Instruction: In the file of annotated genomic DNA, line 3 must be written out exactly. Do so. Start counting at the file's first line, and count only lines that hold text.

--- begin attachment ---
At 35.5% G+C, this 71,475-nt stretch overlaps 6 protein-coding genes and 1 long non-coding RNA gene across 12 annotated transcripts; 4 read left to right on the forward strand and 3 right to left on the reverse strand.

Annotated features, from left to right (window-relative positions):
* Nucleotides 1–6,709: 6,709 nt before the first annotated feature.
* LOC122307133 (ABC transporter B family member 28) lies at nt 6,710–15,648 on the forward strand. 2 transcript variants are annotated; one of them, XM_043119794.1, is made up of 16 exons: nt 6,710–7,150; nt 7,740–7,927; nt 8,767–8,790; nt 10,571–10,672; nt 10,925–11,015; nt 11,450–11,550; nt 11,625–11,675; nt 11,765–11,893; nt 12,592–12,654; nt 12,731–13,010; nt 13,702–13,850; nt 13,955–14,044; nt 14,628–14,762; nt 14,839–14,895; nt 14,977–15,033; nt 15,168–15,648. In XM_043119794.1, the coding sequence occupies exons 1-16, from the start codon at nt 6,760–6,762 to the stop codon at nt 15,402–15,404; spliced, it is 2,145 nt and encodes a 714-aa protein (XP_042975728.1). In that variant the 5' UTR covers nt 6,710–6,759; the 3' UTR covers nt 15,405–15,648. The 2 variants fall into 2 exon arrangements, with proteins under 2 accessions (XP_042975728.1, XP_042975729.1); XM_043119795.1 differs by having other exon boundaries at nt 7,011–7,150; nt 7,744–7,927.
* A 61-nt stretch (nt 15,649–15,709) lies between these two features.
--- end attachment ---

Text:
* Nucleotides 1–6,709: 6,709 nt before the first annotated feature.